Sunday, April 28, 2013

Just How Much Instruction Is Lost Due To Testing?

It's been a grueling two weeks for teachers across the state, as we administered farcically long state tests to children who were unnecessarily spooked by all the warnings that their grades would plummet. There is no question, I think, that these were two lost weeks--weeks that could be been dedicated to real instruction, but were sacrificed to the billionaires who believe that testing is more important than learning.

Losing two weeks of instruction is bad enough, but it's not the whole story. Many, if not most, ELA and math teachers will be gone for a week or longer to help grade these tests. That's at least another week where our students will be sitting around, doing worksheets or puzzles or whatever the subs can cajole them into doing in our absence. So now we've lost three weeks of math and ELA instruction.

Add in the test prep that almost all of us are required to do. I spent comparatively little time on test prep myself, mostly because I believe it to be a waste of time and the amount of prep I do has zero correlation to the evaluation I receive (staunch readers will recall that I was at the very bottom on my TDAs one year and at the very top the next, so I have that all important "data" to back up the fact that test prep is bullshit). Even so, I spent about two weeks doing little else besides prep, and I imagine most of my colleagues did the same. So now, we are up to five weeks of instruction lost.

There are variables that are difficult to quantify, as well. For example, so much of the school year is dedicated to these tests that students (perhaps rightly) feel that not much else matters, especially now that the tests are history. It's inevitable that students will slack off a bit now, for the remaining two months of the year. How much they'll slack off depends on their usual dedication to learning, their teachers dedication, and the school culture, but even in the best case it is hard to imagine that students will be working as hard in the final eight weeks as they did in the first thirty two. Let's be generous and say that this slacking off will only be the equivalent of losing one week of the remaining eight.

In total, that's six weeks worth of instruction lost to testing, at a minimum. The mind boggles at the thought of how much more learning will evaporate once the new evaluation system is in place and students are tested in every subject, in every grade. (And you can assume that when that happens, teachers will be spending a LOT more time on test prep knowing their jobs may be on the line.)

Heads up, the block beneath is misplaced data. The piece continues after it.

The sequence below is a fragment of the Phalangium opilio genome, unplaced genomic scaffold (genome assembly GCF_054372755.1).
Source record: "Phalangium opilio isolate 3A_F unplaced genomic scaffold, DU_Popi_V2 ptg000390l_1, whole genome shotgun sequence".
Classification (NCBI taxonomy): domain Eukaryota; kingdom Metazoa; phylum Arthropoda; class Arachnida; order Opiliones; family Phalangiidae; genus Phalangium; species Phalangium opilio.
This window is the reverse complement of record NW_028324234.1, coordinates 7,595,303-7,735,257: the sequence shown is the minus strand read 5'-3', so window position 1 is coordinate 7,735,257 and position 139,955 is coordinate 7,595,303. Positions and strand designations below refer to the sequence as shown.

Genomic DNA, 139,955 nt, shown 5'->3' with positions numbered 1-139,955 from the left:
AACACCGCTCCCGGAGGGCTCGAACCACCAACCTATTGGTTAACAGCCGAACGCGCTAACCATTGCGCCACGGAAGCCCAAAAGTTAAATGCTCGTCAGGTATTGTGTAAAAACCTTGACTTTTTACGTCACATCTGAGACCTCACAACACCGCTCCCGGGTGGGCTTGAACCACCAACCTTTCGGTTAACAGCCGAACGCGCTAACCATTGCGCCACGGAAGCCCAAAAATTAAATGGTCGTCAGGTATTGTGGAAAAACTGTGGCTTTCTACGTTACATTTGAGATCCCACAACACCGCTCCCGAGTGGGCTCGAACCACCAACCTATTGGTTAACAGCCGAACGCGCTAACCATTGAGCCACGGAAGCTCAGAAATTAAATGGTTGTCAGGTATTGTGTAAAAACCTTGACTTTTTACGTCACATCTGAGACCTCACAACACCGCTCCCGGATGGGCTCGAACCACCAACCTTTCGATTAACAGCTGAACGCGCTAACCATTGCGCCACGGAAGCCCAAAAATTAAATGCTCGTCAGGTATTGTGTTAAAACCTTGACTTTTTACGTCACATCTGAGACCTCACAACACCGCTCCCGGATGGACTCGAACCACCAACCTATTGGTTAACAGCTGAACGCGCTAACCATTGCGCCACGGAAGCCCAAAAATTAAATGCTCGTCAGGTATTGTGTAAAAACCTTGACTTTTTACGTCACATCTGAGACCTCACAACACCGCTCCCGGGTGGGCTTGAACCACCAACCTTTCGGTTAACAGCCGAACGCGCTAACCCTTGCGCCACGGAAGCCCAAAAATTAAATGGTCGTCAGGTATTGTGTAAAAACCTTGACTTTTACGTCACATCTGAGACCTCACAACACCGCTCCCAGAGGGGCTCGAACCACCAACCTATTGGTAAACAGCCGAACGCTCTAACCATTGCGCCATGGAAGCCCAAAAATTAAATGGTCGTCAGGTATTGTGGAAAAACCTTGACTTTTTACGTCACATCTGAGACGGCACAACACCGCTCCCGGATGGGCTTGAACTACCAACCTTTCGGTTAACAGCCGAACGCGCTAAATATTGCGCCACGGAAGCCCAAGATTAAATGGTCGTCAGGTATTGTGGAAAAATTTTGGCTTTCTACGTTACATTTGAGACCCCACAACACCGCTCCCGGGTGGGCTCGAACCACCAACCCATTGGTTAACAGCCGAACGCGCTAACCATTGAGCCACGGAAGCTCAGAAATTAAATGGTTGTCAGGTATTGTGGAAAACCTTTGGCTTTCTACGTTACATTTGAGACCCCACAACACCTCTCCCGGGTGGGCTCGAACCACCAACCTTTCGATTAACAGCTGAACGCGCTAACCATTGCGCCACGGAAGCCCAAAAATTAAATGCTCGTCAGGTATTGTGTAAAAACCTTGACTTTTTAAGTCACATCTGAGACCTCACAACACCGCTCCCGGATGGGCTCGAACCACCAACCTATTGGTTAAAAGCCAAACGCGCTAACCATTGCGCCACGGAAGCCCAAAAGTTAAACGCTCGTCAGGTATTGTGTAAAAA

But let's be generous once again, and assume that we will only lose the six weeks we currently lose. That means that a child starting in NYC public schools next year in first grade and graduating from a NYC high school can expect to lose--wait for it--a whopping SEVENTY-TWO weeks to testing mania.

Seventy two weeks. And remember, that's assuming that things don't get worse when we start testing every subject.

Given that there are 40 school weeks in a year, that totals nearly two years of instruction lost to testing. Is it any wonder our students are continuing to fall behind? Rather than teaching them things, we are testing them on things that we simply don't have enough time to teach.

Of course, the reformers will say we need to be accountable. To which I reply, why aren't the reformers accountable for all the instructional time they are stealing from our kids?

Thursday, April 25, 2013

Mr. Talk Returns

It's been a while since I have posted. There are reasons, none of which are earth-shattering, but I have been feeling too busy and overwhelmed to do much blogging. I hope neither of my readers missed me. (In truth, when I checked my blog stats today, it actually appears that my readership has grown significantly since my last posting over a month ago, so either people are checking in to see whether I am still alive or some people prefer to read my blog when I haven't written anything.)

Some of you know I was writing for MORE and doing some other stuff for them, but lately I fell down on that job as well, for which I apologize to those people. I don't know what the results of today's election will be, but I can honestly say that I was honored to work with the people from MORE, and I would have been proud to see them snatch a victory here. As unlikely as that is, I think we made a real dent in this election, at least to the point where people are talking about how the UFT does things. And that is all to the good. A democratic union can only work where there is a legitimate opposition, and I truly believe that MORE has established itself as a major player in this union, regardless of the outcome.

That's all I really wanted to say. Hopefully, I can get myself back to some kind of regular posting schedule as I have much to belly ache about.